The 1993 Tigers are a perfect example of why teams with poor pitching, shaky defense and a powerful all-or-nothing offense rarely sustain their success. When Detroit's bats are booming, there's no more awesome sight in baseball. Just last week the Tigers shelled the Orioles 15-1, 15-5 and 17-11 to become the first team in this century to score 45 or more runs over the course of three consecutive games twice in a season. Detroit out-scored the Twins 45-10 from April 23 through April 25.
Also last week the Tigers became the second team in history (the '78 Brewers were the other) to hit grand slams in three straight games. Outfielder Dan Gladden hit one in each of the first two games against the Orioles, and catcher Chad Kreuter did it the next night.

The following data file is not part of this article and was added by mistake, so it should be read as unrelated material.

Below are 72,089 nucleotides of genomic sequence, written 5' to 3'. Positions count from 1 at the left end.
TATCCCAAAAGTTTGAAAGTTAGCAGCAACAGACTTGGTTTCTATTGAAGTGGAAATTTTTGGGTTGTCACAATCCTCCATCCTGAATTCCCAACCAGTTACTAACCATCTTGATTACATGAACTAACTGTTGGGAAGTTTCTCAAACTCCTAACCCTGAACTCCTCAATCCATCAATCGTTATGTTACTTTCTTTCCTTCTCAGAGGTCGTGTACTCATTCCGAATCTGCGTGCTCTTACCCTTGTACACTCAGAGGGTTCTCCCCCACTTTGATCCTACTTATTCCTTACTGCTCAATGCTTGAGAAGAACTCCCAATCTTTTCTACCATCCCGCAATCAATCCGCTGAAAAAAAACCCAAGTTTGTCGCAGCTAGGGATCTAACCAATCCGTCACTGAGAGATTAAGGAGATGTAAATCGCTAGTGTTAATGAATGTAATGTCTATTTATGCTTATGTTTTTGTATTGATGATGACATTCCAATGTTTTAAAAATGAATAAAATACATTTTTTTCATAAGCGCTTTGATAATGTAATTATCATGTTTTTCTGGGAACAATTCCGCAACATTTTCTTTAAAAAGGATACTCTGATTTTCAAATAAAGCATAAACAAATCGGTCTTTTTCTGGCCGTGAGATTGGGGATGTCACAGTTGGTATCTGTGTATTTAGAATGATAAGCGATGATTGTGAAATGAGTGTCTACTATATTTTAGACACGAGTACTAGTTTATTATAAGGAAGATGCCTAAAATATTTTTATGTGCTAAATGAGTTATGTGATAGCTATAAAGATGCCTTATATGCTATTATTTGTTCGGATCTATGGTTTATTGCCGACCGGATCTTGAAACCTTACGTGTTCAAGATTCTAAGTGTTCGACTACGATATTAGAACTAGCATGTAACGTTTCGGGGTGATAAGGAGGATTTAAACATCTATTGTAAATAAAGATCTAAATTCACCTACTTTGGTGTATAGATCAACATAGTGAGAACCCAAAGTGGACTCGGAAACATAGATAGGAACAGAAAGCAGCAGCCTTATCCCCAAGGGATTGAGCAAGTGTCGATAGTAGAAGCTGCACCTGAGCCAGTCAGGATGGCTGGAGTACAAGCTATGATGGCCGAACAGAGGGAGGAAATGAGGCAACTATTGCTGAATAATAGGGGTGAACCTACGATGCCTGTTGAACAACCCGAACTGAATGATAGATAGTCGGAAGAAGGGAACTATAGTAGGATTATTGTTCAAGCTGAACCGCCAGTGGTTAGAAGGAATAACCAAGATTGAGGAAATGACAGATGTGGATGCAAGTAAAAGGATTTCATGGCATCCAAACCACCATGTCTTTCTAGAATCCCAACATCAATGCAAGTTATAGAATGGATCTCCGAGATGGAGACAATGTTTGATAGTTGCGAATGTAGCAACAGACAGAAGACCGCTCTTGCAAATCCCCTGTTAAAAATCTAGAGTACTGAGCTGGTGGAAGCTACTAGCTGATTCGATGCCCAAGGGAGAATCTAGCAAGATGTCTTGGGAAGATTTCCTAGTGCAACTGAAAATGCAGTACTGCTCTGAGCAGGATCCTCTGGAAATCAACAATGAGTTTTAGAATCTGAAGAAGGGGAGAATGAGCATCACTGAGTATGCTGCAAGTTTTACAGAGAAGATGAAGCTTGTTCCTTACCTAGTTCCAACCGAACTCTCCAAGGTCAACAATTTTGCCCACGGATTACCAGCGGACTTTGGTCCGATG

But that's the problem: The Tigers' outbursts come in bunches. (Their two 20-run games, against the A's and the Mariners, came within four days in mid-April.) The rest of the time Detroit is as beatable as the Rockies. Even Tiger manager Sparky Anderson admits his team's big-swing style makes it "one of the easier teams to shut out." Or at least to shut down.
After the wipeout of the Orioles had moved them within seven games of first place in the American League East, the Tigers went to Milwaukee last Friday with the hope of getting back into a race they had dominated the first half of the season. Instead Detroit totaled 12 hits, including 11 singles, in losing a doubleheader 6-1 and 7-1 and dropping back to .500.
BY THE NUMBERS
At week's end Blue Jay pitcher Juan Guzman had thrown 21 wild pitches—three short of the American League record for one season, set by Jack Morris in 1987. (The major league record is 30, by Leon Ames in 1905.) Guzman has thrown 45 wild pitches in 474 career innings. By contrast, former Oriole reliever Dick Hall had one wild pitch in 1,259 innings.